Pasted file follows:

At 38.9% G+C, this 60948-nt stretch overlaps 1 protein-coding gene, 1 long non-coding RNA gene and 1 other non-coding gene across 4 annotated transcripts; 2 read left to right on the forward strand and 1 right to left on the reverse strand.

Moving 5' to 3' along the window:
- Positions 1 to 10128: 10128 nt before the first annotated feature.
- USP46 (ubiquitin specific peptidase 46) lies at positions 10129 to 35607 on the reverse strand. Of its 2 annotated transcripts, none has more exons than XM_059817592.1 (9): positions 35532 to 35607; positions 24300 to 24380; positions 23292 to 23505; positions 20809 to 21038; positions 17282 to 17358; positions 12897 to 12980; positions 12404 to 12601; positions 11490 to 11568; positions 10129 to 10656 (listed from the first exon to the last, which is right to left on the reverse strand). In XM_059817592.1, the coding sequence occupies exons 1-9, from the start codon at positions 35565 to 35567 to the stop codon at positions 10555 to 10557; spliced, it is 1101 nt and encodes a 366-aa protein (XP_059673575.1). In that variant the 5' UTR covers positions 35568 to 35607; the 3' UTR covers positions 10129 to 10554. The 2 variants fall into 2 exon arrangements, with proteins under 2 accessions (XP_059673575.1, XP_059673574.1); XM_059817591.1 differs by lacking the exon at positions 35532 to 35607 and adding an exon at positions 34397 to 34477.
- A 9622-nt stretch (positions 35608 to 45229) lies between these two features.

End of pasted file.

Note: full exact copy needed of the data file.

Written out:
At 38.9% G+C, this 60948-nt stretch overlaps 1 protein-coding gene, 1 long non-coding RNA gene and 1 other non-coding gene across 4 annotated transcripts; 2 read left to right on the forward strand and 1 right to left on the reverse strand.

Moving 5' to 3' along the window:
- Positions 1 to 10128: 10128 nt before the first annotated feature.
- USP46 (ubiquitin specific peptidase 46) lies at positions 10129 to 35607 on the reverse strand. Of its 2 annotated transcripts, none has more exons than XM_059817592.1 (9): positions 35532 to 35607; positions 24300 to 24380; positions 23292 to 23505; positions 20809 to 21038; positions 17282 to 17358; positions 12897 to 12980; positions 12404 to 12601; positions 11490 to 11568; positions 10129 to 10656 (listed from the first exon to the last, which is right to left on the reverse strand). In XM_059817592.1, the coding sequence occupies exons 1-9, from the start codon at positions 35565 to 35567 to the stop codon at positions 10555 to 10557; spliced, it is 1101 nt and encodes a 366-aa protein (XP_059673575.1). In that variant the 5' UTR covers positions 35568 to 35607; the 3' UTR covers positions 10129 to 10554. The 2 variants fall into 2 exon arrangements, with proteins under 2 accessions (XP_059673575.1, XP_059673574.1); XM_059817591.1 differs by lacking the exon at positions 35532 to 35607 and adding an exon at positions 34397 to 34477.
- A 9622-nt stretch (positions 35608 to 45229) lies between these two features.